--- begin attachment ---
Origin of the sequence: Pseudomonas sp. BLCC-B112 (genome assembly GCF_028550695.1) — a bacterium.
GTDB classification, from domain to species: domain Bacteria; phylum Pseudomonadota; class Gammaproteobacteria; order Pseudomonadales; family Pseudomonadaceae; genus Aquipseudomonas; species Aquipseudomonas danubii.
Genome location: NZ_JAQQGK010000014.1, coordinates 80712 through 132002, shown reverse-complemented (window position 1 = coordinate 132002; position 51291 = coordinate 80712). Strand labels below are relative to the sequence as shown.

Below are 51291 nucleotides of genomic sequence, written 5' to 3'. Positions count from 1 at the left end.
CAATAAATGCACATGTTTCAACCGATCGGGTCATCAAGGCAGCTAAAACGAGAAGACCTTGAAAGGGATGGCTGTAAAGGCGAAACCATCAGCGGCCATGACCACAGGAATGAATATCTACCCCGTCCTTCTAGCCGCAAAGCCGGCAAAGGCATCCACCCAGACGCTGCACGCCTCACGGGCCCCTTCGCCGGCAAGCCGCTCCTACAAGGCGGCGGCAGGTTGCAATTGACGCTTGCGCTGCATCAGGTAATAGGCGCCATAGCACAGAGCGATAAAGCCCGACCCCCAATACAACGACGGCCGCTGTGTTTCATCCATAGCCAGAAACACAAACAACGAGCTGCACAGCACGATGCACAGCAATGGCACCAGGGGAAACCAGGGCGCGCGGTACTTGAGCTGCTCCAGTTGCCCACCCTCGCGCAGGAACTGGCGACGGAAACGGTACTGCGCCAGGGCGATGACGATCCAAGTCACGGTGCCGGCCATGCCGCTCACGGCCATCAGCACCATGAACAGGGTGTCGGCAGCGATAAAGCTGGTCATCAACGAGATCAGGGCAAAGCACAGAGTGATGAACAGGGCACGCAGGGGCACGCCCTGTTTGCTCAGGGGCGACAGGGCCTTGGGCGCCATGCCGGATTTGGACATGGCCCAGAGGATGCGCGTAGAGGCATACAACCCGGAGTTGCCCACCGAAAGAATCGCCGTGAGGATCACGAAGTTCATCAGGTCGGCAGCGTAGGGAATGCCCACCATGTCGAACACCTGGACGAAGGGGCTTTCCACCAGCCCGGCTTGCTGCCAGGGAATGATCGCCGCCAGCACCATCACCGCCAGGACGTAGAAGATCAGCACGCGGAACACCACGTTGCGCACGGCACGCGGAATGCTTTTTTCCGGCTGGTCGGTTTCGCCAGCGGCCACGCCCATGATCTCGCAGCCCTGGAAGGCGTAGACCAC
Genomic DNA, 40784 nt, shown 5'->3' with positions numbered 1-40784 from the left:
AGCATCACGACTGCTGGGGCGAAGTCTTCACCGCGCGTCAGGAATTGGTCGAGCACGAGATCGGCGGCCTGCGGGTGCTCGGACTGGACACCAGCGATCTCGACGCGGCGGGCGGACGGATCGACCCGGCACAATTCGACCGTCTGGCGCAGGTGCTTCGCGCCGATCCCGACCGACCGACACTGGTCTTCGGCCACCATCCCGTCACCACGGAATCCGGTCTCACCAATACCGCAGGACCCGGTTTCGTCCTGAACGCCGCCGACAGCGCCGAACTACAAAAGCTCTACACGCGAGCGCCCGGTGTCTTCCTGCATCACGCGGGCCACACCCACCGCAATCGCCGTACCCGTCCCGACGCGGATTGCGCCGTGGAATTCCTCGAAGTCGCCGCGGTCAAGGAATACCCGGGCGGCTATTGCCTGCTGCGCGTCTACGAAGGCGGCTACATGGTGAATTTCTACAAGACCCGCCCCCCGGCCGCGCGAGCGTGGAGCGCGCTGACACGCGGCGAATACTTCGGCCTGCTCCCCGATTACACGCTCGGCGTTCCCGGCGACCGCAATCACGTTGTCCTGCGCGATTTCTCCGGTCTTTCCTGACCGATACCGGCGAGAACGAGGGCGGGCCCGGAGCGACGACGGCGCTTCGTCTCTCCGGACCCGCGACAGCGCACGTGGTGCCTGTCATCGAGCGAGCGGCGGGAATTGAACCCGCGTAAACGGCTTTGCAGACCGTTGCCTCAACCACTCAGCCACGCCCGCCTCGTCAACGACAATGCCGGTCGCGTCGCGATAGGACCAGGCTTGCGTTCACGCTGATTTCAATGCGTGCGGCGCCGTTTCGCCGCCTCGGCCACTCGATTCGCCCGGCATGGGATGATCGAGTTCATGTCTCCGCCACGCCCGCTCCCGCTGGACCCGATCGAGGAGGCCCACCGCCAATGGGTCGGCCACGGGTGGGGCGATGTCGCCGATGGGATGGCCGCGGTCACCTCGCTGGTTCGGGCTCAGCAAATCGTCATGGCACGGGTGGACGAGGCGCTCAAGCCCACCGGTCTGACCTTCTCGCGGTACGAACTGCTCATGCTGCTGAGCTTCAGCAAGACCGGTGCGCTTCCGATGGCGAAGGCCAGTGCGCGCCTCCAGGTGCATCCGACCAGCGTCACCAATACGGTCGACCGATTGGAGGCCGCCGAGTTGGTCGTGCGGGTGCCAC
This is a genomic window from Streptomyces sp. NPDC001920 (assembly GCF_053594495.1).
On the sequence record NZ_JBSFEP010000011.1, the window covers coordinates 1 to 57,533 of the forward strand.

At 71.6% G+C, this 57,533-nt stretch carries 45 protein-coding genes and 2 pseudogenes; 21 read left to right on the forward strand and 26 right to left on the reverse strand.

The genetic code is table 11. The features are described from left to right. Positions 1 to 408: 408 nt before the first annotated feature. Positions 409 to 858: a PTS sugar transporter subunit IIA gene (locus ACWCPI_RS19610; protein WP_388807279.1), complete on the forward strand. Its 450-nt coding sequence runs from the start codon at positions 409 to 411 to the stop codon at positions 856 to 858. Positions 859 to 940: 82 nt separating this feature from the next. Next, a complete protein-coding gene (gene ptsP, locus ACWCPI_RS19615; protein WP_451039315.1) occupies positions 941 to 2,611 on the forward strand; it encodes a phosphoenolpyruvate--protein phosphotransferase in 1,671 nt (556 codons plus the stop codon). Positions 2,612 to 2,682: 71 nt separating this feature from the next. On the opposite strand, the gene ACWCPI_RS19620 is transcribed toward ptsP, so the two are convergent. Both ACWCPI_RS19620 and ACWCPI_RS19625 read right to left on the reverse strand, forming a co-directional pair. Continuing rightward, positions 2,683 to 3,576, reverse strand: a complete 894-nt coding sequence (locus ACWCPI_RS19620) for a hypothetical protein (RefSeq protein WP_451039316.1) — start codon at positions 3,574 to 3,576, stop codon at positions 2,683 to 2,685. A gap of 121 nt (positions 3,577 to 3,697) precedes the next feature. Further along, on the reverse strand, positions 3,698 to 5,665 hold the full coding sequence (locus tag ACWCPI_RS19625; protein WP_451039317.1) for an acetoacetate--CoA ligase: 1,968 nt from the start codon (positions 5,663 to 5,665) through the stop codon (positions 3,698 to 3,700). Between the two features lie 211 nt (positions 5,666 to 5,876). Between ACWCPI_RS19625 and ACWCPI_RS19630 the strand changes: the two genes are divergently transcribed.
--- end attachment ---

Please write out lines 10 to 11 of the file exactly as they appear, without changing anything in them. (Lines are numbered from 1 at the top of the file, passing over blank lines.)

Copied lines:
At 71.6% G+C, this 57,533-nt stretch carries 45 protein-coding genes and 2 pseudogenes; 21 read left to right on the forward strand and 26 right to left on the reverse strand.

The genetic code is table 11. The features are described from left to right. Positions 1 to 408: 408 nt before the first annotated feature. Positions 409 to 858: a PTS sugar transporter subunit IIA gene (locus ACWCPI_RS19610; protein WP_388807279.1), complete on the forward strand. Its 450-nt coding sequence runs from the start codon at positions 409 to 411 to the stop codon at positions 856 to 858. Positions 859 to 940: 82 nt separating this feature from the next. Next, a complete protein-coding gene (gene ptsP, locus ACWCPI_RS19615; protein WP_451039315.1) occupies positions 941 to 2,611 on the forward strand; it encodes a phosphoenolpyruvate--protein phosphotransferase in 1,671 nt (556 codons plus the stop codon). Positions 2,612 to 2,682: 71 nt separating this feature from the next. On the opposite strand, the gene ACWCPI_RS19620 is transcribed toward ptsP, so the two are convergent. Both ACWCPI_RS19620 and ACWCPI_RS19625 read right to left on the reverse strand, forming a co-directional pair. Continuing rightward, positions 2,683 to 3,576, reverse strand: a complete 894-nt coding sequence (locus ACWCPI_RS19620) for a hypothetical protein (RefSeq protein WP_451039316.1) — start codon at positions 3,574 to 3,576, stop codon at positions 2,683 to 2,685. A gap of 121 nt (positions 3,577 to 3,697) precedes the next feature. Further along, on the reverse strand, positions 3,698 to 5,665 hold the full coding sequence (locus tag ACWCPI_RS19625; protein WP_451039317.1) for an acetoacetate--CoA ligase: 1,968 nt from the start codon (positions 5,663 to 5,665) through the stop codon (positions 3,698 to 3,700). Between the two features lie 211 nt (positions 5,666 to 5,876). Between ACWCPI_RS19625 and ACWCPI_RS19630 the strand changes: the two genes are divergently transcribed.